But, there’s a limit to how much information I want to add to my “promotional category,” or Blog Post Series Dashboard map. In the interest of keeping things simple, I create individual maps, like my 7 Pillars of Blog Content map, for specific projects or when the volume of blog posts is high.
As you can see from the graphic above, when I created my plan for the 7 post series, I also added the 4 key ideas I wanted to include in each of the posts.
When planning a successful series of blog posts, it’s not enough to just identify the topics for each post! You should also invest a few additional moments to include the main points you want to include in each post.
It’s easier to do this now, at the planning stage, than it will be later, when you’re completing each post! Knowing what you want to include in each post engages your brain. While driving, sleeping, or performing other tasks, your brain is subconsciously thinking about the content of upcoming events, looking for content ideas and connection. As a result, when you sit down to write, you’re likely to be pleasantly surprised at how quickly your words will flow.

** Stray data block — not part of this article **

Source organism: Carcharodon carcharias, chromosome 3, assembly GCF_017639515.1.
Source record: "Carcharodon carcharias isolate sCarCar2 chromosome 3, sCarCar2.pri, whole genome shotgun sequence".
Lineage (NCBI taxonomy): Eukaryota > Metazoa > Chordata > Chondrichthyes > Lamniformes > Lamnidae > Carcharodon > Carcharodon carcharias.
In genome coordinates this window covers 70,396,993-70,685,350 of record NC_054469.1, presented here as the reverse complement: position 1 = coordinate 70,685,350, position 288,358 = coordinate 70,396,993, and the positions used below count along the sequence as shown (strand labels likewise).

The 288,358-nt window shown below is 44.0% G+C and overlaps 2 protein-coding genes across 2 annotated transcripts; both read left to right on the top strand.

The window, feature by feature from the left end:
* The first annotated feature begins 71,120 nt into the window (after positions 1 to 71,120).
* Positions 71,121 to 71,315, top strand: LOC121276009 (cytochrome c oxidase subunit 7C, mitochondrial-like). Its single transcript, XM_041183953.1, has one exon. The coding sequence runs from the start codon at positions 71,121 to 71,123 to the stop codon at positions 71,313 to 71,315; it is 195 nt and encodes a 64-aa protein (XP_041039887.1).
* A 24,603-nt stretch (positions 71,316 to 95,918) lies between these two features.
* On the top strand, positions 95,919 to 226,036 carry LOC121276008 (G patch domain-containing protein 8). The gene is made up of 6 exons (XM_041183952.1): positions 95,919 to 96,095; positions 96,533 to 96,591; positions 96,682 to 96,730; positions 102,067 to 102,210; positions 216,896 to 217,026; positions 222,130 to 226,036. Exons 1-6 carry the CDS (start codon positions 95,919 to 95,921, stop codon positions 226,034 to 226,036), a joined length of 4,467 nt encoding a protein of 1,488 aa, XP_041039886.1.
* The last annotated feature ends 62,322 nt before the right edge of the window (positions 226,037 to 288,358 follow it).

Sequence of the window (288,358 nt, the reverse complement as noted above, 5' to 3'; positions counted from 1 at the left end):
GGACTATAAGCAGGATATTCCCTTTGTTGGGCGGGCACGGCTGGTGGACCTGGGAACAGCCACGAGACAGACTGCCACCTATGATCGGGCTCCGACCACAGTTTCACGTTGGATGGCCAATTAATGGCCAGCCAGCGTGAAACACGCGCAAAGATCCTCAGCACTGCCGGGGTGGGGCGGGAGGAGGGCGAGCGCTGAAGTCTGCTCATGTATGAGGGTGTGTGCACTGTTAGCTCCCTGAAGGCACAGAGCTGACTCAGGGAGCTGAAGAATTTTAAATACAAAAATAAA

Finally, before we wrap-up, let’s take another look at the links associated with each Active Garage post. Note that individual posts, when expanded, also contain a link to the location where the text has been saved on my computer. More important, the file location has been spelled out. This is an important back-up to the link to the file, in case the link gets broken when I move my Blog Post Series map, or am working with a printout of it.
Obviously, this doesn’t exhaust all of the possible ways a Writer’s Dashboard can contribute to better blogging, or the success of any of your other marketing and promotion activities. In the next post, I’ll describe how you can use more MindManager features to schedule your writing and delegate tasks to others.
Roger C. Parker, is a best-selling author, coach, and Mindjet Evangelist whose 30 books have sold over 1.6 million copies around the world. He invites you to follow him on Twitter, subscribe to his daily writing tips blog, visit his MindManager Resource Center, and read about his upcoming 3-part Content Management webinar.